At my Colorado personal injury law firm, I have helped many injured bicyclists who were the victims of negligent and even aggressive drivers. For the most part, I think Colorado is biker-friendly. Our own governor often bikes to work! But it’s worth discussing issues that can come with bicycling in Colorado.
However, I have heard from biker friends that there are Colorado roads where they often feel threatened simply due to poor road quality, bad transportation planning or, sadly, aggressive drivers. Personally, those are the roads I would avoid if I were a big road biker. One of my friends stopped biking gorgeous Deer Creek Canyon due to heavy traffic and aggressive drivers.
Beautiful Challenges Bicycling in Colorado
But I also respect bikers’ desires to see the same Colorado sites that people in cars want to see. They also have every right take to the roads to challenge themselves on grueling ascents that pay off in heart-pounding descents (within the speed limit). The trick is staying safe when sharing the road with cars.
Case in point: there is a popular road on the Western Slope that is frequented by bikers due to its stunning scenery and challenging terrain. That road also lacks a shoulder for nearly a mile. The Monument Loop near Colorado National Monument, also known as Highway 340, is an iconic Colorado road.
Unfortunately, back in October, 2015, a 58-year-old cyclist was hit by a car on the road and ended up in ICU. The accident caused a firestorm on the Western Slope. This is an excerpt from a story that ran on 11News.
“Sadly I was not surprised,” said cyclist Dan Ford. “There will be more accidents here if they don’t do something.”
“I was devastated because this section of highway has been a concern of ours for a long time as cyclists,” said Kristina Kittelson.
“Over the years, the drivers have gotten really aggressive and distracted on this highway,” said Kittelson. “With no shoulder I’ve actually quit riding the section as many people I know have.”
Easier Said than Done
So, I wondered, why don’t they fix the road? How hard can it be to add a decent shoulder to a road out in the middle of nowhere? Plenty hard, I learned: CDOT’s Tracy Trulove says it’s easier said than done.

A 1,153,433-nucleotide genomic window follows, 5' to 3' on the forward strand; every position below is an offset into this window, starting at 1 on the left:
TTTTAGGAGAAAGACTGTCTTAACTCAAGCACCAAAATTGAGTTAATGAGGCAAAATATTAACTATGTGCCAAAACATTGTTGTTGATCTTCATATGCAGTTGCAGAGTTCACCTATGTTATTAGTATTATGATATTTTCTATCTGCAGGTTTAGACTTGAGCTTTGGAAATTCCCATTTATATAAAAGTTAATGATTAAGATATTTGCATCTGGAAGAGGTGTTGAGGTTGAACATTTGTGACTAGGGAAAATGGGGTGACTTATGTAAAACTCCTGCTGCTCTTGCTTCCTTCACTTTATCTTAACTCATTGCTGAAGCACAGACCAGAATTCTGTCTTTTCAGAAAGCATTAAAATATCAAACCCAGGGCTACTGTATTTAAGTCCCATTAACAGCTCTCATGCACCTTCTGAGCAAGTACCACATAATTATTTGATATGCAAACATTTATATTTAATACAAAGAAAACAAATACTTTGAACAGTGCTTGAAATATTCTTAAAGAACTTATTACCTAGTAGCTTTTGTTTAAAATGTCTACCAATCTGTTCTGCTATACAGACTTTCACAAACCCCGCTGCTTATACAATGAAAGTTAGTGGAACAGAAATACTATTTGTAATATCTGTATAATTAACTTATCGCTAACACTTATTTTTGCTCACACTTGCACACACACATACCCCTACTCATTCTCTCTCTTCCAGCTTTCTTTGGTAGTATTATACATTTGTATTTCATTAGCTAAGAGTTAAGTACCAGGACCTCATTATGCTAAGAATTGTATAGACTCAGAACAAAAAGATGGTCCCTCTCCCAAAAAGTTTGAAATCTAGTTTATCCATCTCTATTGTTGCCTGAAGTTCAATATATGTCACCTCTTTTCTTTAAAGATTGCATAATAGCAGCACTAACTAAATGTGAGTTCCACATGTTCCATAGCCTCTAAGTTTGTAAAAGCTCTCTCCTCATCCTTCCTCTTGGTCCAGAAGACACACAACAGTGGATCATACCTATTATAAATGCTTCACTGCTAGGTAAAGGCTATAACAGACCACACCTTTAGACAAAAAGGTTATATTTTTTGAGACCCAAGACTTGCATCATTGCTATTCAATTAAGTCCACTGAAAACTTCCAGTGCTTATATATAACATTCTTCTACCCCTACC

“In order to add bike lanes you have to go through much more of a reconstruction project, and the funding just wasn’t there to do that at the time,” said Trulove. “There’s a lot of challenges including right of way in some areas and also drainage. It could be a CDOT right of way or it could be owned by private land users.”
It seems to me that Colorado bicyclists who want to stay safe on the roads need to choose safe roads, and continue advocating for improvements on the unsafe ones. I know that I wouldn’t let my kids ride on a road without a shoulder. The odds are too great that they’ll get hit! When you decide which roads to ride, ask yourself, “Do I truly feel safe on that road?” If the answer is, No, then pick a different route. Who knows, you may find a new fave ride!
To join other bikers and advocate for safer roads, visit BicycleColorado.com. (And see the related story in this newsletter.)
Have questions about this article? Give me a call at 303-388-5304.
“Give a man a fish and feed him for a day. Teach a man to fish and feed him for a lifetime. Teach a man to cycle and he will realize fishing is stupid and boring.”
— Desmond Tutu